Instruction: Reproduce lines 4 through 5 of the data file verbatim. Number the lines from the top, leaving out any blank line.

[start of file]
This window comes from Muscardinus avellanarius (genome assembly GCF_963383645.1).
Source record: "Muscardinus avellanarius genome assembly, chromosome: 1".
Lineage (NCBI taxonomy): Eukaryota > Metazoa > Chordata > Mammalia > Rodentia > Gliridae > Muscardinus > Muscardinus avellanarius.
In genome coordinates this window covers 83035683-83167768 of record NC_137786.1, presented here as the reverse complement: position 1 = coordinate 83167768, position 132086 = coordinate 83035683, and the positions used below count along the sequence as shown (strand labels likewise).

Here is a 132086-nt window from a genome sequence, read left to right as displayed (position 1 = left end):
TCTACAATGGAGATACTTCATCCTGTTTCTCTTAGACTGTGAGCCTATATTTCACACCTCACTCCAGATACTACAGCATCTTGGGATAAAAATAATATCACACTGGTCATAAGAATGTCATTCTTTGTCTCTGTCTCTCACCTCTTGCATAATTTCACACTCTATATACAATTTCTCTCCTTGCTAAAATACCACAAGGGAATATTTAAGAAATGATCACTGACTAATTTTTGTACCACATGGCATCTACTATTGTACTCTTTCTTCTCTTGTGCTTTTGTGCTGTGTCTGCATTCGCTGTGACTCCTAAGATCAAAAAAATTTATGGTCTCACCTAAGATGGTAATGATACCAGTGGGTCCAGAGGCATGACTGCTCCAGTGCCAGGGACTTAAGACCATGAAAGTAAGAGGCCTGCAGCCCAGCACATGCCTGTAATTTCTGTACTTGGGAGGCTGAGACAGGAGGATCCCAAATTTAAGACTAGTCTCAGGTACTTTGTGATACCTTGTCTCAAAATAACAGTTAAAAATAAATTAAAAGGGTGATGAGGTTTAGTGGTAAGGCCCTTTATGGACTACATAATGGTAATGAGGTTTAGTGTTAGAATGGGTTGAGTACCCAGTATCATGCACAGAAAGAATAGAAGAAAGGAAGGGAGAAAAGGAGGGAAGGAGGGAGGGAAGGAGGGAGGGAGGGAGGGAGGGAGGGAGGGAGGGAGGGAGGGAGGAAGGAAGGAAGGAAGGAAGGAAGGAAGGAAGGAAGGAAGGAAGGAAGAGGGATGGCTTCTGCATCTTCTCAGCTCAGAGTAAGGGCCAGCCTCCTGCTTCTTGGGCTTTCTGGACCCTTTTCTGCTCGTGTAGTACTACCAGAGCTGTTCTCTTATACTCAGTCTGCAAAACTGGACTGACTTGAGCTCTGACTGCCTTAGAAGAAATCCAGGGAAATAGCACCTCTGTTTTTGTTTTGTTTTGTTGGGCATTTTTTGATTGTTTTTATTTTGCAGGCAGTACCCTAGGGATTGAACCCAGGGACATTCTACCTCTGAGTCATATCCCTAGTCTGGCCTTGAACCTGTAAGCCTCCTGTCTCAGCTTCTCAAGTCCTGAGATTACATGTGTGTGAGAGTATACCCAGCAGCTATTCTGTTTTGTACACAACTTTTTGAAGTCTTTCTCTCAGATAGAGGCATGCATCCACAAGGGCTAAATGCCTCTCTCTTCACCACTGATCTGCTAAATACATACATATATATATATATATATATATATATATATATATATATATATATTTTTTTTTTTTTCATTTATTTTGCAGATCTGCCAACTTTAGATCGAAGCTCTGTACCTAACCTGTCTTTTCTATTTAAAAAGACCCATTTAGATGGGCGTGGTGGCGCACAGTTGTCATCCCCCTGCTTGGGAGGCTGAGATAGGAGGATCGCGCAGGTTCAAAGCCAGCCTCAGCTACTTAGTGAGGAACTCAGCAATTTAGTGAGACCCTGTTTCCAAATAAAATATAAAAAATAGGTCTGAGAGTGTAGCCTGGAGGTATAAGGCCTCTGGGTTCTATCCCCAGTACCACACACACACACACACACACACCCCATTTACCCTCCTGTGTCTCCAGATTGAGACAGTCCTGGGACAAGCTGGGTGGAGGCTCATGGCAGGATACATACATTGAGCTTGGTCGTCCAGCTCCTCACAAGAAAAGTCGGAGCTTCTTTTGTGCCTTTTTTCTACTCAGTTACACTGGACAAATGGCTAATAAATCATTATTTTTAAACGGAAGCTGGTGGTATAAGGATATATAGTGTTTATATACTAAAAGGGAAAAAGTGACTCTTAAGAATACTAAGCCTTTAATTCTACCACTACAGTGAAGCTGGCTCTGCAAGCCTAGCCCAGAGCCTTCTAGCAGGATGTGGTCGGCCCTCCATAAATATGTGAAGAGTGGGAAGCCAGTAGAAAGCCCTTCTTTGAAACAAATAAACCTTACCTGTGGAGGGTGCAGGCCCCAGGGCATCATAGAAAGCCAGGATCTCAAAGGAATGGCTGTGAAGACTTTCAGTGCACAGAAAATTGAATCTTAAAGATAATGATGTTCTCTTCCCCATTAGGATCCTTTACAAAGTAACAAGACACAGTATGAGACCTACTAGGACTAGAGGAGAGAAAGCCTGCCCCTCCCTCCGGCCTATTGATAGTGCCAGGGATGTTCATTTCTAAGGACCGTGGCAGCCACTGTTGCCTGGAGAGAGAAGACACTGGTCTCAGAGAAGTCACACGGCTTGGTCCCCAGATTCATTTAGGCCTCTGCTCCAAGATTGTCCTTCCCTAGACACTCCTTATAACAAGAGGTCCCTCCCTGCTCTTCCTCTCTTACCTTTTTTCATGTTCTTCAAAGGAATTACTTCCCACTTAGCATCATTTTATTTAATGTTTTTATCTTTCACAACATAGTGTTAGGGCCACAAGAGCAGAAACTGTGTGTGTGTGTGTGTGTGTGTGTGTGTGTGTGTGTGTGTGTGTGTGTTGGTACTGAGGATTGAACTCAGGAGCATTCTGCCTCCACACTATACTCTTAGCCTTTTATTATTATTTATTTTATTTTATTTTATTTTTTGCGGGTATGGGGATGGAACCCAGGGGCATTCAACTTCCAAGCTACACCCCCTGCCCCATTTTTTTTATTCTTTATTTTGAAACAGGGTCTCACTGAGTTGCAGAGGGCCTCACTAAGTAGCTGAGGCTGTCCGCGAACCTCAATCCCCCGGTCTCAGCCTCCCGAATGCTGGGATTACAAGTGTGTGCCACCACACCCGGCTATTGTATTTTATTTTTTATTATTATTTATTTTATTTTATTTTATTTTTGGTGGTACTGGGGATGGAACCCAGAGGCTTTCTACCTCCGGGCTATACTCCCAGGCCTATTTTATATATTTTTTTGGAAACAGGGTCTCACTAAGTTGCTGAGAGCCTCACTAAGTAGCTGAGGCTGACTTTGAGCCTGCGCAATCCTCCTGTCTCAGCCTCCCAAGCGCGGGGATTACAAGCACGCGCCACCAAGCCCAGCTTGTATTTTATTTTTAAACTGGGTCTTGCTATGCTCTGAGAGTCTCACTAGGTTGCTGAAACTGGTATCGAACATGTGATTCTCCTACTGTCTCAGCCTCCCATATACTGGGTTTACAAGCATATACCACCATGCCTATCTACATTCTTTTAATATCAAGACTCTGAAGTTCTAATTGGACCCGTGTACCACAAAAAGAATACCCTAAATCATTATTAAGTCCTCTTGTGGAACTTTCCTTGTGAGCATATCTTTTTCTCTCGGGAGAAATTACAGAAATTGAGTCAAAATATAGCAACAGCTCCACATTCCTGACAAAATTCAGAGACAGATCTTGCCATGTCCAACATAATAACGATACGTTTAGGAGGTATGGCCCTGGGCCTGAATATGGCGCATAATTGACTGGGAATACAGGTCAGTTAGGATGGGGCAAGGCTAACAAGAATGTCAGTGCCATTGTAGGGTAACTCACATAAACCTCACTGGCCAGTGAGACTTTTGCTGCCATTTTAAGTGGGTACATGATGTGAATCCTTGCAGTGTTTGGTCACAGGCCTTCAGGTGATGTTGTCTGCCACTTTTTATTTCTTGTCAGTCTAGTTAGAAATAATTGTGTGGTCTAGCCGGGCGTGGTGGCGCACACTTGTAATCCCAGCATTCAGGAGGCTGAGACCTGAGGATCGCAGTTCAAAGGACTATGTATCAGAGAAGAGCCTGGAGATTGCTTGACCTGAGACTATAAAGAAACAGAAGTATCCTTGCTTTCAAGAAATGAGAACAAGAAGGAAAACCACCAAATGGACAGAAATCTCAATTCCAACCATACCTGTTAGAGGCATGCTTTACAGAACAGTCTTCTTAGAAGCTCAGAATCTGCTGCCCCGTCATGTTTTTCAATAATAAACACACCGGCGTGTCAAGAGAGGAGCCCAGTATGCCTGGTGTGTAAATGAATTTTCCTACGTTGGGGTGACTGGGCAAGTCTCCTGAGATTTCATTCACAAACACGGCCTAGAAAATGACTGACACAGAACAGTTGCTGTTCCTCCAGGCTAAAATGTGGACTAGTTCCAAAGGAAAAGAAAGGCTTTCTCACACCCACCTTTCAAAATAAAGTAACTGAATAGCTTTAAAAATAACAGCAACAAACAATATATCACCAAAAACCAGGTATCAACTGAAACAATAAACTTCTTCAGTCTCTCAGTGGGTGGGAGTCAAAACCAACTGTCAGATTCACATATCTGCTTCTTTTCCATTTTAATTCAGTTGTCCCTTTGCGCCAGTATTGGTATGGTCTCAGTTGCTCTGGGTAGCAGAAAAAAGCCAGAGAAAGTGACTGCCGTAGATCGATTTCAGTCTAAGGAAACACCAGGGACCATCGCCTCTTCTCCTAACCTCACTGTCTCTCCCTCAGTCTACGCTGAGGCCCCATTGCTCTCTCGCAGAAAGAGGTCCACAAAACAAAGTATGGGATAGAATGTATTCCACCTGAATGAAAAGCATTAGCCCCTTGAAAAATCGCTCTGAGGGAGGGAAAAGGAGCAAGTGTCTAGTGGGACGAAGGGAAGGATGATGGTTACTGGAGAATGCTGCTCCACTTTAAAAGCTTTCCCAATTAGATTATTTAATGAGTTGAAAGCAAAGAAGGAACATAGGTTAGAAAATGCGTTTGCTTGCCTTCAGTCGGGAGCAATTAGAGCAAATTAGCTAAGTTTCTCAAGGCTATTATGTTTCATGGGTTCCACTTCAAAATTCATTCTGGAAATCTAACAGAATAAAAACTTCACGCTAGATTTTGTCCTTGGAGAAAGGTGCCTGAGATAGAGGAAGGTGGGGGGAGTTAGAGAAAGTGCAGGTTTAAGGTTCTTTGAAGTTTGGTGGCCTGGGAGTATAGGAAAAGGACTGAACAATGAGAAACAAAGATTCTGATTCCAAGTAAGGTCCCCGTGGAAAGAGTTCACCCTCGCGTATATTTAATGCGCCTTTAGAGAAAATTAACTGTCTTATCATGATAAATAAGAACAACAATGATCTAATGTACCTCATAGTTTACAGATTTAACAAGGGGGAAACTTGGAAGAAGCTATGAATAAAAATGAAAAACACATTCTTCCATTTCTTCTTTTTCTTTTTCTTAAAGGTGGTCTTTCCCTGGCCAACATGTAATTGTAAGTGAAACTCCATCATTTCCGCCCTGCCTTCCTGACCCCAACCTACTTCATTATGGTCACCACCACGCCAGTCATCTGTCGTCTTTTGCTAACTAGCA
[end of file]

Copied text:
In genome coordinates this window covers 83035683-83167768 of record NC_137786.1, presented here as the reverse complement: position 1 = coordinate 83167768, position 132086 = coordinate 83035683, and the positions used below count along the sequence as shown (strand labels likewise).

Here is a 132086-nt window from a genome sequence, read left to right as displayed (position 1 = left end):